What’s the greatest constraint to growing your business; winning new business or recruiting and keeping great people? More and more it is becoming the latter.
In 2009 I wrote “soon there will be a dearth of talent so significant, that bad work environments and unhealthy cultures will become much rarer. This will be due to the greatest onslaught of people ever to hit our economy, Baby Boomers, leaving the workforce. With the dip in available manpower we will struggle to maintain growth. Let’s hope your culture can catch up, because it is unlikely that automation will.”
Well that time is now and getting and keeping great people is the top challenge for the majority of American companies. Click here to answer an AgPro poll on where you find the best employees.
When you’re up against your best competitors what is your win rate? Is it good enough or dangerously low? Odds are your closure rate is fine. Although better strategy could help you to win more often, your bigger opportunity to fuel growth more likely has to do with creating a great culture.
I’ve seen clients implement strategy so effective that it enabled them to win nearly every proposal on which they chose to compete. I’ve also seen companies with defensible and sustainable competitive advantage have to sell out because they could not recruit, nor retain talent well enough to grow.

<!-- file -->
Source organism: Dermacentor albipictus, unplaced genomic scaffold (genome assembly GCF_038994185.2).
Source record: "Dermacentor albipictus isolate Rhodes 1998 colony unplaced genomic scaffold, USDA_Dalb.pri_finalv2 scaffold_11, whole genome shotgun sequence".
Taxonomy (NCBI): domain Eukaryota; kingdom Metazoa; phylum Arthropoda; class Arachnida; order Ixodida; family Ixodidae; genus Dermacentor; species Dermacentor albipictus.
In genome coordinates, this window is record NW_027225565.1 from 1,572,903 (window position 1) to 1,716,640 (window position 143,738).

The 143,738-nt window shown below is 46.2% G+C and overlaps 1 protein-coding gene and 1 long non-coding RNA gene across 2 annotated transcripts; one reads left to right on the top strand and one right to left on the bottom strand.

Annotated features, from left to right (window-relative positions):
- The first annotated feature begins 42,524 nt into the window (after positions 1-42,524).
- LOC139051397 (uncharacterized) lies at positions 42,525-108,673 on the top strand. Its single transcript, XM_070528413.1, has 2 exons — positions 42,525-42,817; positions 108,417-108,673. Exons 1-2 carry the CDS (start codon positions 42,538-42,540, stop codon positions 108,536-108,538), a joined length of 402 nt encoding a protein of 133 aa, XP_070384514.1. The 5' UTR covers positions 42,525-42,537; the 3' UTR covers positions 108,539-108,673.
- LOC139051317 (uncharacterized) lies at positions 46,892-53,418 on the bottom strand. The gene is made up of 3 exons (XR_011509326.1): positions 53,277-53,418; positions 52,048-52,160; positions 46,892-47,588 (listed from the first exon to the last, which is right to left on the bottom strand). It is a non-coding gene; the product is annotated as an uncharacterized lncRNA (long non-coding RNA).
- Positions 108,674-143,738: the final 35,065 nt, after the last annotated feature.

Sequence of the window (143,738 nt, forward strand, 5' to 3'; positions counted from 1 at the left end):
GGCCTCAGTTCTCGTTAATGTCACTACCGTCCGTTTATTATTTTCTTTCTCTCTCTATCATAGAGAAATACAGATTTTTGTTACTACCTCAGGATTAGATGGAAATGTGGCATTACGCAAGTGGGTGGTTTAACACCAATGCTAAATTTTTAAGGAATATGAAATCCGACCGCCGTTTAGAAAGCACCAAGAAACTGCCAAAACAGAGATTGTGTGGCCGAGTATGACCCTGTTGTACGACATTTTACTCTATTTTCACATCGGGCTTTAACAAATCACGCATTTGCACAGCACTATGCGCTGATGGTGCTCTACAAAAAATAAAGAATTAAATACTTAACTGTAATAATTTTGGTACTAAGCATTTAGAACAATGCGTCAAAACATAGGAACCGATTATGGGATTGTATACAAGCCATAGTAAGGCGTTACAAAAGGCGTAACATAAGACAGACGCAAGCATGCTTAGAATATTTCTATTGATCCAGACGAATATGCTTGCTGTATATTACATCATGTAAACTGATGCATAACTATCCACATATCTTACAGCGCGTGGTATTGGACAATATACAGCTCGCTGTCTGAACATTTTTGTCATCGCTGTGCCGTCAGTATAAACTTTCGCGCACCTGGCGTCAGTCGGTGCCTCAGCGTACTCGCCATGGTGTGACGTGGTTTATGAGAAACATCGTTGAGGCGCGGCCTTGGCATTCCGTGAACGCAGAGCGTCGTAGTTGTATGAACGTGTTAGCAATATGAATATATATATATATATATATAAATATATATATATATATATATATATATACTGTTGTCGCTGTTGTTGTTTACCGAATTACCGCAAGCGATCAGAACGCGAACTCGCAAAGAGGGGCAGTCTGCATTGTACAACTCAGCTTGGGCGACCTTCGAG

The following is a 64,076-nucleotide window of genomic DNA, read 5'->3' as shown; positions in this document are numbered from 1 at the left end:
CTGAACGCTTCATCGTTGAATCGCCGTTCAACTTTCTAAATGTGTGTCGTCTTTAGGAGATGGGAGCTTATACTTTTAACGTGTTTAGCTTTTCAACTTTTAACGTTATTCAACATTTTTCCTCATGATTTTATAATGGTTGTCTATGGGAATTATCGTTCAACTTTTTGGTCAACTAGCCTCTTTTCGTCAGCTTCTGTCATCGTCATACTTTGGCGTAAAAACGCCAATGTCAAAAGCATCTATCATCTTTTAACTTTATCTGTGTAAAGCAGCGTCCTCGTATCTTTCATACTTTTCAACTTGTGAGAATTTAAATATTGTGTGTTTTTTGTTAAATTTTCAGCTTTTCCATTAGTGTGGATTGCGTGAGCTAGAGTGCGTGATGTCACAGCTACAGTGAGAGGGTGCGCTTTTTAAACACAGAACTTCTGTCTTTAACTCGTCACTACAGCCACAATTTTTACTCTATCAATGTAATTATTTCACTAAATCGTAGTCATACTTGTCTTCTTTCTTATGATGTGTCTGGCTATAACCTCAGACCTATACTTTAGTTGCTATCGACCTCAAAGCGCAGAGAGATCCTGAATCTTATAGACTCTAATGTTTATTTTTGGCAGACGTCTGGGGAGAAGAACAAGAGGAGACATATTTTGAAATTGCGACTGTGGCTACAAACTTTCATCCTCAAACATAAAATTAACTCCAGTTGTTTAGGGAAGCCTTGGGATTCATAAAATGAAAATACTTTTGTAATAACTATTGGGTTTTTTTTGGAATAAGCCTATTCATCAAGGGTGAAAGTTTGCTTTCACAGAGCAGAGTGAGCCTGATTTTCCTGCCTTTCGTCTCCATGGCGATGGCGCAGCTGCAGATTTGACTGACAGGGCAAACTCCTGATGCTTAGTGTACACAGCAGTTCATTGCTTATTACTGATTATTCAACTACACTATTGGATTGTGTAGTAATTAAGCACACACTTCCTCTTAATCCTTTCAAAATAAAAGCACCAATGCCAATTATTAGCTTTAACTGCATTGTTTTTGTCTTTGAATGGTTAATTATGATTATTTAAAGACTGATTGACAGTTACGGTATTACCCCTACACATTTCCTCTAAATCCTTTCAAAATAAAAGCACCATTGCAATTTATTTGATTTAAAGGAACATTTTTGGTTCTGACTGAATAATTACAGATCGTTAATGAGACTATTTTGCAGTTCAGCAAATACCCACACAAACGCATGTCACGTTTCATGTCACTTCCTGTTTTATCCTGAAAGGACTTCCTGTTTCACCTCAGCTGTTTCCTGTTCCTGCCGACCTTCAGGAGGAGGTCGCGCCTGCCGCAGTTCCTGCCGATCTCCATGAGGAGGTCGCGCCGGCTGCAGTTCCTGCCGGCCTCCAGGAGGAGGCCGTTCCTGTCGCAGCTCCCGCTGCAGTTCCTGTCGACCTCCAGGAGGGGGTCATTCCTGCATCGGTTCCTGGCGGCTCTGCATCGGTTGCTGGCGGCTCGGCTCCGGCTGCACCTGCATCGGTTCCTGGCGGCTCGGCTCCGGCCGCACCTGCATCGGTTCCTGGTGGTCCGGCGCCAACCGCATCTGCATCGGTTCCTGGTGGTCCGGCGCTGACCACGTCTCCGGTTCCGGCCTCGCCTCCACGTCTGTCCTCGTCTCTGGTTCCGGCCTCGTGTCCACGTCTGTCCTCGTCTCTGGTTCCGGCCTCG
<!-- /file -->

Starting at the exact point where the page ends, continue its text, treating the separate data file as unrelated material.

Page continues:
Culture has to do with beliefs. The definition of culture is the collective beliefs that determine the behaviors of a group of people. So the question is, how do you change beliefs?
Here are three steps to help put your culture into the top echelon.
1. Take an assessment of your culture. Ask: what are the limiting beliefs we have as an organization? Then ask: what are the empowering beliefs that we have as an organization?
What is the impact of those beliefs? As compared to other similar businesses how engaged and happy are your people at the workplace? If you can’t measure it, it will be hard to know when you have improved. Whether you have outsiders familiar with many other workplaces give you feedback on how well you’re doing, or you conduct thorough and honest exit interviews with former employees, you’ve got to take your pulse and know the condition of your heart.
2. You must set cultural objectives. Most companies don’t have clear objectives in regard to their culture. These are companies who have never had a competent strategist assess the thoroughness of their objectives. These objectives will be measurable, timed and challenging and they will relate to changing the beliefs that will thus change the behaviors of you and your people.
3. Implement unique rules and rituals. These are practices so memorable, meaningful or maniacal that they make permanent impressions, ideally both inside and outside of your company. At Quicken loans the founder Dan Gilbert insists that every employee return every customer call and email the same day. Even if the call or missive comes in minutes before you leave the office you are expected to return it before you leave. Dan would give his direct line out at orientations and tell new hires, “if you’re too busy to return a call, call me, and I’ll do it!” The root belief was that there was a sense of urgency to the business, and that there was a sense of urgency to life. Having urgency about the former wins deals, having urgency about life wins hearts.
You are in a battle for the best people in the marketplace. To get them you need to be the best workplace. To be a great place to work you need a compelling culture.